Although statins reduce the risk of stroke in patients with coronary heart disease, possible differing effects of statins on stroke outcomes based on sex remain uncertain. We investigated the relationships between statin use and sex-specific stroke incidence, severity, and mortality.Data from 3 trials of oral glycoprotein IIb/IIIa inhibitors (first and second Sibrafiban versus aspirin to Yield Maximum Protection from ischemic Heart events postacute cOroNary sYndromes [SYMPHONY] and Blockade of the glycoprotein IIb/IIIa Receptor to Avoid Vascular Occlusion [BRAVO]) were pooled and stroke outcomes compared among 8191 baseline statin users versus 14,752 nonusers. Time-to-event data were modeled with proportional hazards regression. Stroke severity was assessed retrospectively with the Canadian Neurological Scale (CNS) based on records with scoreable neurological examinations.A total of 217 subjects had strokes (0.95%). Statin users had a lower risk of stroke in unadjusted (hazard ratio [HR], 0.69; 95% CI, 0.51 to 0.92) and risk-adjusted models (HR, 0.72; 95% CI, 0.53 to 0.97). There was no difference in stroke mortality with statin use (P=0.8). CNS scores could be assigned to 106 of the subjects, with no difference in severity among statin users and nonusers (median CNS=10.5 in users versus CNS=9.75 in nonusers; P=0.14). Women had more severe strokes than men (median CNS=10.5 in men versus 9.5 in women; Poisson regression P=0.035). Women had more severe strokes after adjustment for statin use (P=0.03) and the combination of statin use, atrial fibrillation, and age (P=0.03).In patients included in these clinical trials of oral glycoprotein IIb/IIIa inhibitors, statin use is associated with a reduced risk of stroke but not severity or mortality. Women had more severe strokes than men, a difference that was not explained by baseline characteristics or statin use.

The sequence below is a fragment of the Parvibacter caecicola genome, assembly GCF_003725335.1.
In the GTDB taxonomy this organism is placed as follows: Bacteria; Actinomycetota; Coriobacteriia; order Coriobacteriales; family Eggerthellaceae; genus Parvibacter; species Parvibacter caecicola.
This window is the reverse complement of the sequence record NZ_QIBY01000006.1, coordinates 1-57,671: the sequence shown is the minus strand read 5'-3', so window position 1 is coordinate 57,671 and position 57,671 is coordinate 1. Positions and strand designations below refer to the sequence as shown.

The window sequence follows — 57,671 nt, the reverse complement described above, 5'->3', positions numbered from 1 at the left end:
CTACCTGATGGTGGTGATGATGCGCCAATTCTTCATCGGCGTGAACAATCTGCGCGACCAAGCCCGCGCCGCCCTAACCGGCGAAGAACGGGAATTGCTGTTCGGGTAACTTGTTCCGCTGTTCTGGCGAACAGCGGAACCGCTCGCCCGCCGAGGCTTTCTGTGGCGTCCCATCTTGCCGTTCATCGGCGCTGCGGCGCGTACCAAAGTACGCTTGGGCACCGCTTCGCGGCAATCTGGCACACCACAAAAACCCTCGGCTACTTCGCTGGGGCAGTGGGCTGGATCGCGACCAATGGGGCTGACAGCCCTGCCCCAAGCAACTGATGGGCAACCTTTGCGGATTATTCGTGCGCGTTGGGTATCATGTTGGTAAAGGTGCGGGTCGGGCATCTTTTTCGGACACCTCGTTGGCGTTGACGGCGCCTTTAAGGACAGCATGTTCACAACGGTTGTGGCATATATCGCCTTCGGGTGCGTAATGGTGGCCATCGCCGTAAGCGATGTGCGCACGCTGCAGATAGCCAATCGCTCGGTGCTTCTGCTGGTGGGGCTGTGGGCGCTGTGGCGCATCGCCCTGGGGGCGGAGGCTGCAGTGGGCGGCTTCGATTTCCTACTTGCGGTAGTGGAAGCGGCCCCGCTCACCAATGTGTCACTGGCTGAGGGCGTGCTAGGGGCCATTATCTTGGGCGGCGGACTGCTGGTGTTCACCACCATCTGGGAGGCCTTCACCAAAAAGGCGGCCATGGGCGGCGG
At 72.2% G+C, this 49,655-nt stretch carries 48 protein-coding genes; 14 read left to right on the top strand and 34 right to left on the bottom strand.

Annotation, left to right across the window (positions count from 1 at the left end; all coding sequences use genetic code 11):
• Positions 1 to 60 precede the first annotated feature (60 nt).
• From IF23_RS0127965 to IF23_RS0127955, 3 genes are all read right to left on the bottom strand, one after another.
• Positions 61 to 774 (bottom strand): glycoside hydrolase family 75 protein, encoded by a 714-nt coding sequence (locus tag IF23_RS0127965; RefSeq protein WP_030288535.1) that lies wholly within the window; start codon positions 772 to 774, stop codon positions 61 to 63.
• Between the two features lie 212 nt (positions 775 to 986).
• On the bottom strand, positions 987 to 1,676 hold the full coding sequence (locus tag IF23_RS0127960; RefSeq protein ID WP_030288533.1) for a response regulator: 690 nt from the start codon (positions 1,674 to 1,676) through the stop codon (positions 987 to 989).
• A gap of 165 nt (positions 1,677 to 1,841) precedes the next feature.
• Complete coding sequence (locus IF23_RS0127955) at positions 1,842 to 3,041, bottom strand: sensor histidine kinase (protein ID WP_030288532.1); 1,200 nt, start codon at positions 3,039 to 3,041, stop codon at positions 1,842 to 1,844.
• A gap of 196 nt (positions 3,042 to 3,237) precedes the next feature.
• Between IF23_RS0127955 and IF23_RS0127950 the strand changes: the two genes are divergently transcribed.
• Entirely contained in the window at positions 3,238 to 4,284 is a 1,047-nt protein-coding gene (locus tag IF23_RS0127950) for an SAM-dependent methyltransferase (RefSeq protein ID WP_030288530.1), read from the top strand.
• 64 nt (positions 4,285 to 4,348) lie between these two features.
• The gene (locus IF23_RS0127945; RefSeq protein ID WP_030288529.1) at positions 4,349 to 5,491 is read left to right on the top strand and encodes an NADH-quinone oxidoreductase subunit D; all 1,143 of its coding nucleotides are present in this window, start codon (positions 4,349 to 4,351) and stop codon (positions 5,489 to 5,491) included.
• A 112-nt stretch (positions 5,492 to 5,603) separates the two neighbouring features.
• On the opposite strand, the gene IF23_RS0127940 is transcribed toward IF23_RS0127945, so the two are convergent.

View details for DOI 10.1161/01.STR.0000221315.60282.ca
View details for Web of Science ID 000237925000027
View details for PubMedID 16645137